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Preparing for the Last 24 Hours Before Death

Gabrielle Applebury
Senior man in hospital

It can feel incredibly overwhelming to be in the presence of a loved one during the last 24 hours of their life. It can feel a bit helpful to be as prepared as you possibly can for this type of situation.

What to Expect in the Last 24 Hours of Someone's Life

In the final hours of someone's life, there can be some predictable changes that you can expect to see. While you may not see every sign, chances are you will see quite a few before an individual passes away.

Physical Changes

There are some physical changes that you may notice when you are with your loved one. Your loved one may also have death visions, or hallucinations. This is completely normal and can often bring them comfort. Some shifts may include:

  • Increased skin mottling
  • Difficulty swallowing
  • Body temperature drops
  • Blood pressure drops
  • Teary eyes
  • Weak pulse
  • Lack of movement
  • Lack of appetite

Death Rattle and Breathing Shifts

As the end of life nears, breathing will become more irregular and there may be periods of no breathing. The death rattle is loud, gurgly breathing followed by secretions from the mouth. The death rattle typically occurs in the final hours, but can go on for two days before someone passes on. Although this can be challenging to witness, the death rattle is not known for being a painful experience and there are medications that can be administered that can help with the secretions.

Death Rally

For some people, in the last few days up until 24 hours before death, they can experience a rush of energy. Although there is not a ton of research regarding this rally, so far case studies have noted that even people who have been diagnosed with dementia, schizophrenia, and brain tumors are able to experience this amazing mental clarity. This incredible lucidity can often give family members false hope that their loved one is pulling through. Many will pass within a few days and some will pass the same day.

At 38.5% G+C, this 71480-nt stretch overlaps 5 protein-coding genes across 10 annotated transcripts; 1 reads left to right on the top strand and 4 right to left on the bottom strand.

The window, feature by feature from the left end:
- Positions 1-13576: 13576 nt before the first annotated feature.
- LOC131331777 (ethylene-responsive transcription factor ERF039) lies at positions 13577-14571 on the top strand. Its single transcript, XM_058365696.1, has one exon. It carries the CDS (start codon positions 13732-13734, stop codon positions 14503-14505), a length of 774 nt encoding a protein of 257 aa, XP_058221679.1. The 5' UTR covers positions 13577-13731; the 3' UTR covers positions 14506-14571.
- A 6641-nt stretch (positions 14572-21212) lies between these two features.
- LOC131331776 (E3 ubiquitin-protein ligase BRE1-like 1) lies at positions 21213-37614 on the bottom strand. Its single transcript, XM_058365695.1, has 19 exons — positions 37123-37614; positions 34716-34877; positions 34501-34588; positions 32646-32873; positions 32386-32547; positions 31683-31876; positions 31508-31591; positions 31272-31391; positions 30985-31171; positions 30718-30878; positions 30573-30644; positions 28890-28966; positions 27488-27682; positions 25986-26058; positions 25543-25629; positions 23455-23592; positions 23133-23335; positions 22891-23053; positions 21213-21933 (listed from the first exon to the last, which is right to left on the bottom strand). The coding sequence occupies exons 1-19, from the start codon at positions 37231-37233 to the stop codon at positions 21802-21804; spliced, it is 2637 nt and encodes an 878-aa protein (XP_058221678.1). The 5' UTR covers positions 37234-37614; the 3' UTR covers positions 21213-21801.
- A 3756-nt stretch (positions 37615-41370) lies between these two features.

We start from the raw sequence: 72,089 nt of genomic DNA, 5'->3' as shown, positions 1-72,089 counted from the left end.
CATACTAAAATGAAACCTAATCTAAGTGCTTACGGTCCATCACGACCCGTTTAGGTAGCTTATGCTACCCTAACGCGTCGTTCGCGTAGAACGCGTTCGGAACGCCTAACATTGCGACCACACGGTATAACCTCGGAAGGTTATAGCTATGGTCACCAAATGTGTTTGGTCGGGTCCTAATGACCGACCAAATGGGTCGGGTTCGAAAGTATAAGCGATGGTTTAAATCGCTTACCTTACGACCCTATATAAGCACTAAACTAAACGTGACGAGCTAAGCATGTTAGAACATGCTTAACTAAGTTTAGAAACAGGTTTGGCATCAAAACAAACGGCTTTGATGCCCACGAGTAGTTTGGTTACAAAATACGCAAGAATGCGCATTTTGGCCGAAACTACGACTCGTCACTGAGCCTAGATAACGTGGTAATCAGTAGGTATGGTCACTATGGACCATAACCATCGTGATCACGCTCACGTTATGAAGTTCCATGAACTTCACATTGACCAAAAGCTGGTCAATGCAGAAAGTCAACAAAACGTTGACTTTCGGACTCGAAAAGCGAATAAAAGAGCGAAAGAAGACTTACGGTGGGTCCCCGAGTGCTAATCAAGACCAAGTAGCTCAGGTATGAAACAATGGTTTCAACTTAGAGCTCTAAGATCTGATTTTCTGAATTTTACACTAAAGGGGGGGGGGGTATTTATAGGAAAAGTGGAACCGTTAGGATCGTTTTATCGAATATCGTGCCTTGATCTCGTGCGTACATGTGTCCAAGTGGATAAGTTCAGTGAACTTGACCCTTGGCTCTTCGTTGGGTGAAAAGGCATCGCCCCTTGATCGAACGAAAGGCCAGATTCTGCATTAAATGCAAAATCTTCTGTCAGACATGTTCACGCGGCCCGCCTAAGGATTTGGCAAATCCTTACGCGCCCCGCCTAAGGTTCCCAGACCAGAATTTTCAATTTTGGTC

Unresponsiveness

Your loved one may be unresponsive for a period, or continue to be unresponsive before passing away. Unresponsiveness may be followed by a death rally, but not in all cases. They may go into a coma before passing away as well.

Emotionally Preparing for the Death of a Loved One

You can never really be fully prepared for the passing of a loved one. The dying process can feel overwhelming, disturbing, and upsetting to witness. You may feel flooded with emotions, or experience numbness during this time. Know that this is completely normal. Durig this time, be sure to prioritize your self-care and reach out to loved ones for support. You can also reach out to a counselor or therapist who can help you emotionally process these circumstances as well. You can also:

  • Take breaks as needed when visiting your loved one
  • Practice breathing exercises before bed or as needed when you want to re-ground yourself
  • Join a support group
  • Journal
  • Go for a walk- being outside can help keep your circadian rhythm on track so you have a better chance of getting some sleep

Keep in mind that your presence is probably quite comforting to your loved one. Speak to them in a soothing, gentle tone, and let them know how much you care about them. Even those who appear unconscious may still be able to hear you.

The Last 24 Hours Before Death

Recognizing the signs of the last 24 hours before death can help you feel a bit more prepared in that particular situation. Be sure to take care of yourself during this time as it can feel very overwhelming to process the passing of a loved one.

Preparing for the Last 24 Hours Before Death